Amber’s Law – Electronic Monitoring & Notice to Victims of Offender’s Proximity to Stay Away Locations

While not obviously a domestic violence law, Amber’s Law (HB1163) implements procedures enabling a victim to request reasonable safety protections for herself and her family upon finding of probable cause and before the arrest warrant issues. The safety protections may include electronic monitoring to include “victim stay-away alert technology”, which notifies the victim if the offender goes to or near locations the offender was ordered to stay away from. This law also requires victim impact statements to include any requests for electronic monitoring or victim stay-away alert technology and requires the development of educational brochures for victims and their families about this option.

Amber’s Law can be found in changes to Maryland’s Criminal Procedure Article §§11-101, 11-105, 11-402, and 11-912. Amber’s Law takes effect October 1, 2017.

Domestic violence Protective Orders, criminal bond conditions, and other related documents tell offenders to stay away from the victim and victim’s family. For example, Protective Orders require an offender to stay away from the victim’s home, place of work, children’s schools and daycares. Additionally, a judge can “order any other relief that the judge determines is necessary to protect a person eligible for relief from abuse”, which could include ordering an offender to stay away a certain distance from specific locations.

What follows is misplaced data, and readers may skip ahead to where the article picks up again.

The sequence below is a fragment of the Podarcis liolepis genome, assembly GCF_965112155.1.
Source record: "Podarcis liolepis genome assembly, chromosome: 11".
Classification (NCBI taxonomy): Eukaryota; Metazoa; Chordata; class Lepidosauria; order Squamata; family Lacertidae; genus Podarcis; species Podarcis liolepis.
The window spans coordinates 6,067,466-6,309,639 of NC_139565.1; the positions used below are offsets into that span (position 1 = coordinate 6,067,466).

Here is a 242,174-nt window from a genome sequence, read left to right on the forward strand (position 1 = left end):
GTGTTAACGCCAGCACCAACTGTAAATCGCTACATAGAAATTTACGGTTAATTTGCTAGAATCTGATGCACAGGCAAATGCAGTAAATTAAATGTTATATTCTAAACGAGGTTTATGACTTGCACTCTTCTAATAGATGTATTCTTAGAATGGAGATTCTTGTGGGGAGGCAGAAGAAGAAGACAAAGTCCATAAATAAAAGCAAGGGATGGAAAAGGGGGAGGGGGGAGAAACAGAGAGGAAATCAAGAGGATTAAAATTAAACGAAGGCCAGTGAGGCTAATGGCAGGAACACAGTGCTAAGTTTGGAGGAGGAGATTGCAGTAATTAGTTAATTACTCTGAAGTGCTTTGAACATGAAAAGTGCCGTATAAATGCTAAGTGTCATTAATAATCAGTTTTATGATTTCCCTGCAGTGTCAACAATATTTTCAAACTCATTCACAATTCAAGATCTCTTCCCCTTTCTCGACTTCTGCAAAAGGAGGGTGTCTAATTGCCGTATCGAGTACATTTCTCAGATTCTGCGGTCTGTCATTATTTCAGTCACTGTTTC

Telling an offender to stay away is not the same as actually staying away. Victim stay-away alert technology attempts to bridge this gap by letting a victim know if an offender is closer than allowed.  However, Amber’s Law only applies to criminal proceedings, not civil domestic violence protective order matters.

If successful in the criminal realm, I expect to see legislative efforts to expand this into the domestic violence realm – if only for consistency’s sake. Because in domestic violence cases judge can already “order any other relief that the judge determines is necessary to protect a person eligible for relief from abuse”, which could include this technology – if requested. And, depending on the particular judge.  Expanding the domestic violence statute would clearly authorize judges to order this technology, thus lessening inconsistency.

In the meantime, will we see an uptick of criminal charges stemming from domestic violence incidents in order to access this technology?

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